Running simulations wasn’t cheap. Even after allocating the resources for computing infrastructure and expensive manpower, the predictions (for the above described problems) didn’t seem to help as they were highly divergent from actual observations. Success, if any, was random and rarely, if ever, replicable. As a result, modelling earned a bad reputation for being mere speculation.
The effect of increasing computational power on our ability to predict:
One of the most used graphs in technology is the one that shows Moore’s Law in action: the number of transistors on a chip doubles every two years. Additionally, we pay less for each transistor. In 2000, Intel’s Pentium 4 had 50M transistors on a chip. The Apple M1 chip powering the latest 2020 Macbook has 16B. Nvidia’s latest GA100 GPU has 54B.
When computational power is no longer a limiting factor, we start seeing a wonderful ecosystem level effect. Sure, the video games we love go from looking like coloured pixels to being indistinguishable from movies. More importantly though, we need to make lesser and lesser approximations. The need to oversimplify our models to make them computationally tractable is drastically reduced (not eliminated). In turn, our predictions start moving towards actually observed behaviour. When this happens often enough, every stakeholder stops thinking that computer modelling is mere speculation and starts believing that this can become a critical force multiplier. As more research gets funded, more knowledge gets created, algorithms get better, more talent is generated and they take this skill far and wide.
Out in the real world, proof of progress:
Let’s start looking at the effect of computational modelling by examining a long-standing problem in life sciences: protein folding.
Protein folding is a problem that has been attacked through computer simulations since about 1990. Proteins are strings of individual amino acids. Proteins “fold” into particular shapes which gives them their particular function. Over the past five decades, researchers have been able to determine shapes of proteins in labs using experimental techniques like cryo-electron microscopy, nuclear magnetic resonance and X-ray crystallography, but each method depends on a lot of trial and error, which can take years of work, and cost tens or hundreds of thousands of dollars per protein structure. Obviously, this is a critical rate-limiting step in biological discovery processes. The question: given a string of amino acids, can we predict what its shape would be and hence, by extension, what can it be expected to do? (For more details, read section “proteins are the building blocks of life” in the first issue of this newsletter)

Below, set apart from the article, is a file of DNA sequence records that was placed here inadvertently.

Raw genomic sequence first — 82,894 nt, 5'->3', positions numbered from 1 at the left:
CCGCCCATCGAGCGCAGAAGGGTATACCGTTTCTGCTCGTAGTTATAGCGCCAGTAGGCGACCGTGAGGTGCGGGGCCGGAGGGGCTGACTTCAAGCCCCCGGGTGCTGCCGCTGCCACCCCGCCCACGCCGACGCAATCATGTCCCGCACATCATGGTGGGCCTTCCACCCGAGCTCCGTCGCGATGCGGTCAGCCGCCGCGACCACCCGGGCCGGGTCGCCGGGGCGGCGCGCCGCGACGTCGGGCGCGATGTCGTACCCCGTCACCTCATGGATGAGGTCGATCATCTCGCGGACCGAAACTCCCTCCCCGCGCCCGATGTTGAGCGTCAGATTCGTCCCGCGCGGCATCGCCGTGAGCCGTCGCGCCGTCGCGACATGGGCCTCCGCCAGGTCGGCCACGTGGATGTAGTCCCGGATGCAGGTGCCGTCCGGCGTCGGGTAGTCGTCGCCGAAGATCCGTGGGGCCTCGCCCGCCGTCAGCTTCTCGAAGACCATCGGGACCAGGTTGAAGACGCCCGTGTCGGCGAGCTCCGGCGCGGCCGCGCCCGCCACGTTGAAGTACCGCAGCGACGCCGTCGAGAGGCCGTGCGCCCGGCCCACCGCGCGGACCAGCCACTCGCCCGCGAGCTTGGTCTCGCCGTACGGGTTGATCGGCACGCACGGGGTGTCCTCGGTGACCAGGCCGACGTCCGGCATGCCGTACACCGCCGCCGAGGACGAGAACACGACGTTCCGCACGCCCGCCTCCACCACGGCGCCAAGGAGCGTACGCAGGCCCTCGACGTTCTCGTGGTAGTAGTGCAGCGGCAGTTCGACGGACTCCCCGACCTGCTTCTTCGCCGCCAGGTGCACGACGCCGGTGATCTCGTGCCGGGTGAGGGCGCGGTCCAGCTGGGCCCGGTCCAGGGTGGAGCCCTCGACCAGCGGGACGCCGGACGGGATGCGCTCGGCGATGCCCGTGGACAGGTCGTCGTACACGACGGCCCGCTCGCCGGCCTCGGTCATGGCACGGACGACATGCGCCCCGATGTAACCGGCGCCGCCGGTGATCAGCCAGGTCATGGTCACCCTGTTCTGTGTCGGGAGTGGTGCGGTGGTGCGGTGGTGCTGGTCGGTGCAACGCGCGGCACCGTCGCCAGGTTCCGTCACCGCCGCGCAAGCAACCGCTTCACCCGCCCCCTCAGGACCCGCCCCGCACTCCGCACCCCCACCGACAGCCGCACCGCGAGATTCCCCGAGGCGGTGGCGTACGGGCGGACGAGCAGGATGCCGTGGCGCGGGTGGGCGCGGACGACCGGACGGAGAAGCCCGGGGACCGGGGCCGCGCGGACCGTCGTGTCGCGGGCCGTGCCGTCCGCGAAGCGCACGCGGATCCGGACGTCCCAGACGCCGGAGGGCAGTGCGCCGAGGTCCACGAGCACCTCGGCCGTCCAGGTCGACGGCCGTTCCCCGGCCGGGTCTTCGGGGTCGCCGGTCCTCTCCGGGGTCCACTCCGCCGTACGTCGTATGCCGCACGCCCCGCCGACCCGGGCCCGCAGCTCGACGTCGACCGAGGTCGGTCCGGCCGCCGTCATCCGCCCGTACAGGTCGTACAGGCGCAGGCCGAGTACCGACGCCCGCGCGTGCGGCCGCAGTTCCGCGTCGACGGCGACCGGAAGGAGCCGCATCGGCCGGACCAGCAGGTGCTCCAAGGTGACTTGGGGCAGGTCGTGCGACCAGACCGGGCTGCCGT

Alphafold, created by Deepmind blew the field of protein structure prediction wide open in 2018 when they could accurately predict the structure of 24 out of 43 protein domains having known only the sequence of amino acids. Admittedly, other groups had been making progress and getting better over the years anyway. Yet the application of deep learning backed by an unknown allocation of GPU resources was enough to allow Alphafold to pull away significantly from the course of expected technological year-on-year progress. Think of the Y-axis as how close the prediction is to the real shape of the protein. The difference between the 1st and 2nd placed algorithms at this specific competition called CASP has probably never been as large as it was in 2018.
In 2020, Alphafold took this further. Based on its performance, Alphafold 2 was recognised as a possible solution to the protein folding problem. John Moult, a structural biologist at the University of Maryland, Shady Grove, and co-founder of the competition, Critical Assessment of Protein Structure Prediction (CASP) exclaimed, “this is a 50 year old problem. I never thought I’d see this in my lifetime.”
You can also read AlphaFold’s success in predicting protein structure as the triumph of deep learning over more mathematical approaches grounded in biophysics. You will not be wrong. But it only supports my claim: none of this is possible without having the computational power that we have today.